Child Tax Credit concept with a calculator, dollar bill, IRS check, and pen
Child Tax Credit concept with a calculator, dollar bill, IRS check, and pen. Credit: Charise Wilson / Shutterstock

The U.S. Census Bureau boosted an effort by congressional Democrats to extend an expanded child tax credit with new data this week showing that the credit contributed to a decline in child poverty in 2021 to its lowest recorded levels. 

The federal government expanded the child tax credit for 2021 through the American Rescue Plan Act. The pandemic relief legislation bolstered the credit in several ways including increasing the maximum credit from up to $2,000 per eligible child to up to $3,600 per child and making it fully available to low or no-income families.

However, ARPA’s changes to the credit were temporary and efforts to extend them were among the casualties of negotiations ahead of the recently passed Inflation Reduction Act. Now proponents of bolstering child tax credit, including Connecticut’s U.S. Rep. Rosa DeLauro, hope that coming negotiations over expiring tax credits for businesses will provide an opportunity to expand tax credits for parents. 

The U.S. Census Bureau provided support for that effort on Tuesday, when it released its annual Supplemental Poverty Measure, a metric of childhood poverty, which stood at 5.2% in 2021, down from 9.7% in 2020. That’s a decline of 46% and the lowest child poverty level on record. 

In its announcement, the Census Bureau attributed much of that decline to the expanded child tax credit. 

“ARPA greatly expanded both eligibility and the value of the CTC,” Census economists wrote. “While the previous analysis looked at the full impact of the CTC, which lifted 2.9 million children out of poverty, [the data] shows how much of that was due to expansion of the CTC. It shows the expansion prevented 2.1 million of those children from falling into poverty.”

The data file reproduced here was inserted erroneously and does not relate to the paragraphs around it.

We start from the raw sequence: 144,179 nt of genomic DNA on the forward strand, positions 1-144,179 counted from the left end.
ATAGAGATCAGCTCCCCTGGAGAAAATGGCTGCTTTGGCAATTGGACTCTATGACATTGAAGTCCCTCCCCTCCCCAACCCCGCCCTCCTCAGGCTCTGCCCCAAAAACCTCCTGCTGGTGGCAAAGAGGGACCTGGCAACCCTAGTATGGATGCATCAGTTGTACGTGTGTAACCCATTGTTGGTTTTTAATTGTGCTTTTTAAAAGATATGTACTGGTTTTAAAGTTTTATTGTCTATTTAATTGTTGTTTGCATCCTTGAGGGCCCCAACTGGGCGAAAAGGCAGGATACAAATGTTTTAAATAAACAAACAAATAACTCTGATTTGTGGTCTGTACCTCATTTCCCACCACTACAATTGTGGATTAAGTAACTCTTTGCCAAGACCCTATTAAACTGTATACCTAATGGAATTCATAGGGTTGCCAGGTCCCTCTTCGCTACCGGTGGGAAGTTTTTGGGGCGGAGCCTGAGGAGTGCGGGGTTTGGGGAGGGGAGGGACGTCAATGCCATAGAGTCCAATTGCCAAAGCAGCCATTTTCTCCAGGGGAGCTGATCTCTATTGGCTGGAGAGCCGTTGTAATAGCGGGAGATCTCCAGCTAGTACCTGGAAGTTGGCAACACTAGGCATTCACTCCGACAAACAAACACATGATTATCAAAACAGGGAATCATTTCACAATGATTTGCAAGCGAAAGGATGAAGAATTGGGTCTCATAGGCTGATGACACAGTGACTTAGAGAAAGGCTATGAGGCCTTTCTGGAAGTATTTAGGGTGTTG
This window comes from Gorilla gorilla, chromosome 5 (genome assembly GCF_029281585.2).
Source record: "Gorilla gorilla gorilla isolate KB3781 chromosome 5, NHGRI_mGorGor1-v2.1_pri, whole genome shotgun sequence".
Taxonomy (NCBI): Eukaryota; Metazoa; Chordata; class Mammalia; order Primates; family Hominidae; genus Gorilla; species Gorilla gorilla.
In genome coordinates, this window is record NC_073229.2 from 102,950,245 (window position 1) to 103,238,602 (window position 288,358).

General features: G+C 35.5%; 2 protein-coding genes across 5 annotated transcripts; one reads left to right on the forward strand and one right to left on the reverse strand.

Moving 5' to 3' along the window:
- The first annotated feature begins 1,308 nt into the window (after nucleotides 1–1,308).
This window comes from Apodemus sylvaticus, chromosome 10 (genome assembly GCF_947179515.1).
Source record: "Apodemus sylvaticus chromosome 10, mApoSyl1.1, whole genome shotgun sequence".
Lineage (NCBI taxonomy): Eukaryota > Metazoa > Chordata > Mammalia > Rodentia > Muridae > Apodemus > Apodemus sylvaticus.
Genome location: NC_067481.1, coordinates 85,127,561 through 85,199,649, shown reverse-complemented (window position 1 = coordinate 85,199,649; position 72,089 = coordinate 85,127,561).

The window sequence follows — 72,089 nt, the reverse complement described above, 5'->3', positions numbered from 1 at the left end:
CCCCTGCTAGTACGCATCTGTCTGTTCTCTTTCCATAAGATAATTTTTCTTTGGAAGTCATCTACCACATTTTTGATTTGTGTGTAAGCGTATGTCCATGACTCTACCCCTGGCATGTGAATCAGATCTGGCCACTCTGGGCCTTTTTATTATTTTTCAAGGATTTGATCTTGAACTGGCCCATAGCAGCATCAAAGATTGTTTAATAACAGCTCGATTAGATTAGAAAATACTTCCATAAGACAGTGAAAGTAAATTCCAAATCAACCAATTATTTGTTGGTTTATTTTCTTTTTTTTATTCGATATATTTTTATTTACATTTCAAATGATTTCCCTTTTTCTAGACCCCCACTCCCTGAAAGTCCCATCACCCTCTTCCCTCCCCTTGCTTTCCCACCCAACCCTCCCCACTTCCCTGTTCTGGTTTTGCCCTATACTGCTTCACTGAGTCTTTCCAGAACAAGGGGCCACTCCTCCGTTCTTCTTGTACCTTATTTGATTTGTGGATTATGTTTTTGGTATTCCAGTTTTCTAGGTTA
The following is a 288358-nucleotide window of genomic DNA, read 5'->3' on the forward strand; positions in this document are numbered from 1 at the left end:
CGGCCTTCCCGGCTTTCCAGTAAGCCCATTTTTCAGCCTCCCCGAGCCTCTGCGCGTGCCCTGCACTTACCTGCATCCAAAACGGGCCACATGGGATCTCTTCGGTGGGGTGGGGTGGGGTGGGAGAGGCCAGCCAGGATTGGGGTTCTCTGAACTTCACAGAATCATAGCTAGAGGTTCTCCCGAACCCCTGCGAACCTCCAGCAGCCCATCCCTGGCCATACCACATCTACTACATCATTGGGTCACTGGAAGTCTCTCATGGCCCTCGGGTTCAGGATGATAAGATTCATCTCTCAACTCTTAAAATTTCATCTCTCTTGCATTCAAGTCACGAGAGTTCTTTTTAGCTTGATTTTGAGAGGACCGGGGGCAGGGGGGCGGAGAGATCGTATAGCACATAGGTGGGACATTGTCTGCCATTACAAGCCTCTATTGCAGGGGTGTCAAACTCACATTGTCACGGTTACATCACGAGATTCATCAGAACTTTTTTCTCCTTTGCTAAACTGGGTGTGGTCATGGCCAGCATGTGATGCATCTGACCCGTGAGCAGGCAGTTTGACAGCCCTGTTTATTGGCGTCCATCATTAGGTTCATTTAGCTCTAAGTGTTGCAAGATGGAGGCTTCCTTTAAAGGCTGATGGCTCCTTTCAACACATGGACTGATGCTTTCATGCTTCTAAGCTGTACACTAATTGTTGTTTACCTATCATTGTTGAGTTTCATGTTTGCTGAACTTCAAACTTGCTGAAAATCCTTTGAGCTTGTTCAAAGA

DeLauro, along with five other House and Senate Democrats, released a statement Tuesday arguing the data proved the efficacy of the tax credit and highlighted the need to reinstate the expanded program.

“Today’s Census data confirms that the expanded Child Tax Credit worked: it allowed the hard work of tens of millions of parents to pay off and helped them keep up with the cost of living, dramatically reducing child poverty and hunger,” the legislators said. “We should have never allowed this critical program to lapse, and we should not extend corporate tax breaks at the end of this year without also extending the expanded Child Tax Credit.”

In a phone interview Wednesday, Merrill Gay, executive director of the CT Early Childhood Alliance, said the federal tax credit had lifted quite a few Connecticut families above the poverty line. 

“The child tax credit is a clear way to address the problem of child poverty,” Gay said. “Just as Social Security is an income transfer to older families to address adult poverty, similarly the child tax credit addresses that other very vulnerable population of young children in poverty. All the research is really clear that poverty is bad for kids and the more time you spend in poverty, the worse the outcomes.” 

Connecticut launched its own temporary child tax credit this year, offering eligible families tax rebates of $250 per child for up to three children. Single parents making $100,000 or less and joint filers making $200,000 or less had until Aug. 1 to apply for the rebate. As of Aug. 25, the state Revenue Services Department had mailed out about $78 million in rebates to 190,000 families. 

At a $250 per child, Gay said the state program represented a smaller boon for families. 

“When you think about there are many families paying that much for child care per week,” Gay said. “Sure, it’ll help but it’s not going to be the same level of difference that the $3,000 annual credit is.”